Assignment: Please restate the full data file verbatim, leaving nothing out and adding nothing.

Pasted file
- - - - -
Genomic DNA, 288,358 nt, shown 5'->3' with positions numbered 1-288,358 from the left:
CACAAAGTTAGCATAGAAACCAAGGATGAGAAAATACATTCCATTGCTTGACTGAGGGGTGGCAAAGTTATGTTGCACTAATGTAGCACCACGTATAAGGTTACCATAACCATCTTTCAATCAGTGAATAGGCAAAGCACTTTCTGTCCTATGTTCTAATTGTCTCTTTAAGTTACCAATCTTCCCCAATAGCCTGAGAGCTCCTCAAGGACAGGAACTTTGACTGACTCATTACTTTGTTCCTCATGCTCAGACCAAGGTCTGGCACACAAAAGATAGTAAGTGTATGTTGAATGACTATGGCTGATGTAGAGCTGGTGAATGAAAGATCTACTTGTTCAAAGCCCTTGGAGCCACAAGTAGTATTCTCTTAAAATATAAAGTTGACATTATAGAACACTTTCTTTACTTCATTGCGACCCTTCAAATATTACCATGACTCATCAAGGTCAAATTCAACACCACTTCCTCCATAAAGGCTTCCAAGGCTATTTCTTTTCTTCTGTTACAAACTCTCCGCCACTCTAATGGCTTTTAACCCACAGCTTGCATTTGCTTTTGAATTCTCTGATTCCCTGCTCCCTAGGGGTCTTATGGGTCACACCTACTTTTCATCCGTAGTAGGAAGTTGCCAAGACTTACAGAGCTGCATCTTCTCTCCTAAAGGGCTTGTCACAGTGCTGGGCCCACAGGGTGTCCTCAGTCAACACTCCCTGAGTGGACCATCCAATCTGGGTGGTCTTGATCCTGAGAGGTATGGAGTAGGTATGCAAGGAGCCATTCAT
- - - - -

Genomic DNA, 288,358 nt, shown 5'->3' with positions numbered 1-288,358 from the left:
CACAAAGTTAGCATAGAAACCAAGGATGAGAAAATACATTCCATTGCTTGACTGAGGGGTGGCAAAGTTATGTTGCACTAATGTAGCACCACGTATAAGGTTACCATAACCATCTTTCAATCAGTGAATAGGCAAAGCACTTTCTGTCCTATGTTCTAATTGTCTCTTTAAGTTACCAATCTTCCCCAATAGCCTGAGAGCTCCTCAAGGACAGGAACTTTGACTGACTCATTACTTTGTTCCTCATGCTCAGACCAAGGTCTGGCACACAAAAGATAGTAAGTGTATGTTGAATGACTATGGCTGATGTAGAGCTGGTGAATGAAAGATCTACTTGTTCAAAGCCCTTGGAGCCACAAGTAGTATTCTCTTAAAATATAAAGTTGACATTATAGAACACTTTCTTTACTTCATTGCGACCCTTCAAATATTACCATGACTCATCAAGGTCAAATTCAACACCACTTCCTCCATAAAGGCTTCCAAGGCTATTTCTTTTCTTCTGTTACAAACTCTCCGCCACTCTAATGGCTTTTAACCCACAGCTTGCATTTGCTTTTGAATTCTCTGATTCCCTGCTCCCTAGGGGTCTTATGGGTCACACCTACTTTTCATCCGTAGTAGGAAGTTGCCAAGACTTACAGAGCTGCATCTTCTCTCCTAAAGGGCTTGTCACAGTGCTGGGCCCACAGGGTGTCCTCAGTCAACACTCCCTGAGTGGACCATCCAATCTGGGTGGTCTTGATCCTGAGAGGTATGGAGTAGGTATGCAAGGAGCCATTCAT